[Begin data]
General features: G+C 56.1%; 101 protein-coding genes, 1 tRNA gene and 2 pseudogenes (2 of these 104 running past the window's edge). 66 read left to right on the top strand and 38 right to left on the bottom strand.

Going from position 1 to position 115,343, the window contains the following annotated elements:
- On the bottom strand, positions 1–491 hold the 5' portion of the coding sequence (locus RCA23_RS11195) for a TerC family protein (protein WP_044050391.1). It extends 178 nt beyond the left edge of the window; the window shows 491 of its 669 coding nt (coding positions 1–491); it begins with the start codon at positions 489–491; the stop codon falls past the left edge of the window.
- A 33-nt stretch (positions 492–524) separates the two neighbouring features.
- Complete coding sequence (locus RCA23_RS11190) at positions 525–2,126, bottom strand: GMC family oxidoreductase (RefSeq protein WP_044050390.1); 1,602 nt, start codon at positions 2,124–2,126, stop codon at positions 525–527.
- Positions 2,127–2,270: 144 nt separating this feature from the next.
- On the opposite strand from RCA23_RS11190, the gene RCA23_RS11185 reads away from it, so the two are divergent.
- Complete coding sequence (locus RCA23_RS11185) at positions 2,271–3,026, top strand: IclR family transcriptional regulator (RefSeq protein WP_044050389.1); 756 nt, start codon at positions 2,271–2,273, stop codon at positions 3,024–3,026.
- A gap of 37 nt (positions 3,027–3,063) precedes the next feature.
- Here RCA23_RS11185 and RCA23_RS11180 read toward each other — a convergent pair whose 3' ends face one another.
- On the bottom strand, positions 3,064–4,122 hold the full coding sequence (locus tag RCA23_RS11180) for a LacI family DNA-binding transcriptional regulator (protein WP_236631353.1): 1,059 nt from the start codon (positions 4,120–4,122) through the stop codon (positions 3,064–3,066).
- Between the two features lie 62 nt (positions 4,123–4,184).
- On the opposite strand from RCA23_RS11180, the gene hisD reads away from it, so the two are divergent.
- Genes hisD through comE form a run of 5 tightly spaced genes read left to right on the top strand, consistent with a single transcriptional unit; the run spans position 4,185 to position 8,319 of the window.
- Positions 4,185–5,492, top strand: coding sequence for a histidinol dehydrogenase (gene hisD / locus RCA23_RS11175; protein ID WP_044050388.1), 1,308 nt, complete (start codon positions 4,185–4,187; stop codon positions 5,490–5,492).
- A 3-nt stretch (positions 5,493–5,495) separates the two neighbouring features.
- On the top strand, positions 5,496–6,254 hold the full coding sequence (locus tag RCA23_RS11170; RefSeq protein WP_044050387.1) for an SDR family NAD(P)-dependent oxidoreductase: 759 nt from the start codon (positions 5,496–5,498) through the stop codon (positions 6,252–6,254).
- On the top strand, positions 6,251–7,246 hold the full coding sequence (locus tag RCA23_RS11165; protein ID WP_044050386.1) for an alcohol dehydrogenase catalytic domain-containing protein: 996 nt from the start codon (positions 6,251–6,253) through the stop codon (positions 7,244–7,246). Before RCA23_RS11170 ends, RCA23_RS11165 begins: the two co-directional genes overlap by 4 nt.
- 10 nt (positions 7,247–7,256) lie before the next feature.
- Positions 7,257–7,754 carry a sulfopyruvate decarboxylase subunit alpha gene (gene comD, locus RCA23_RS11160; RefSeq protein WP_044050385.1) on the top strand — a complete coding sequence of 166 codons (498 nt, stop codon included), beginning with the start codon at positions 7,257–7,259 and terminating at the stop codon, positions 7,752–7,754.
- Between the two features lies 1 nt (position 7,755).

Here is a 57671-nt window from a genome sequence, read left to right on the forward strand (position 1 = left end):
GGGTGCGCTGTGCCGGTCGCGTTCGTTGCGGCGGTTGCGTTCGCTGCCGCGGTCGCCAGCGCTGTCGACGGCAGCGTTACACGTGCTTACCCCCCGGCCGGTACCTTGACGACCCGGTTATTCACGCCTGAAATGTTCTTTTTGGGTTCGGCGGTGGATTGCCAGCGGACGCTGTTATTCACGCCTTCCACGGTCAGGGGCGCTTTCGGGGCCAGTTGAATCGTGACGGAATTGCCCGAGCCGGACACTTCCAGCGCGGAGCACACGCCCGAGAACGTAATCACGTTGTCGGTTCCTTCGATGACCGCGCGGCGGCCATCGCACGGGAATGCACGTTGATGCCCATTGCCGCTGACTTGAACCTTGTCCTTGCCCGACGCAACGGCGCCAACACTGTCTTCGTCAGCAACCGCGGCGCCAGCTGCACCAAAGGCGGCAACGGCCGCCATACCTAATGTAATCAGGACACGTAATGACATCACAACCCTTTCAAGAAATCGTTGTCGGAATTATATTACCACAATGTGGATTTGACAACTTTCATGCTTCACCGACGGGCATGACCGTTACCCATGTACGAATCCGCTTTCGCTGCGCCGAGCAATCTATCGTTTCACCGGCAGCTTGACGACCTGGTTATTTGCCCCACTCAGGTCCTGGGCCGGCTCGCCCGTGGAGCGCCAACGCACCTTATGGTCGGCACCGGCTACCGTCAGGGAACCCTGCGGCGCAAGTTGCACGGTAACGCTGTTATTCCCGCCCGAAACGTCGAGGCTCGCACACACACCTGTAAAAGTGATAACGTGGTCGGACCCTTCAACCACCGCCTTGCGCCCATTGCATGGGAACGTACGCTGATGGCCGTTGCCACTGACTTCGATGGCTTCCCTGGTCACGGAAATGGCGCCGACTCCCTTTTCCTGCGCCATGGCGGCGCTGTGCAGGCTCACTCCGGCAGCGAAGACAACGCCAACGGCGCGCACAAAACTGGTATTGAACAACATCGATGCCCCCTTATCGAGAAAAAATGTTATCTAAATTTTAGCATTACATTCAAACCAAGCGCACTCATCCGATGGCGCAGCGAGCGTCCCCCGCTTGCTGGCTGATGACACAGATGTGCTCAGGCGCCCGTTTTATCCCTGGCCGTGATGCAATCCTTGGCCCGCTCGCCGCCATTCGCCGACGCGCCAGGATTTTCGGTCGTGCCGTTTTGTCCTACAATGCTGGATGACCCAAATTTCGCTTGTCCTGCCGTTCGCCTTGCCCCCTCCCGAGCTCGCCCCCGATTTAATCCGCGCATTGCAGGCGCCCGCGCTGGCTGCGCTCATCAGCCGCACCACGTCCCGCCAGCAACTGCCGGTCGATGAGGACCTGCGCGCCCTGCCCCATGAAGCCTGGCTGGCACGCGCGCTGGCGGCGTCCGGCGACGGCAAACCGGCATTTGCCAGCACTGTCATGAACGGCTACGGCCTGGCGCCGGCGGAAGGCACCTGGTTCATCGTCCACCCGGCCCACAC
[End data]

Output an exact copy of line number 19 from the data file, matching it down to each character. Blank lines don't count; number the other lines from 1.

- 10 nt (positions 7,247–7,256) lie before the next feature.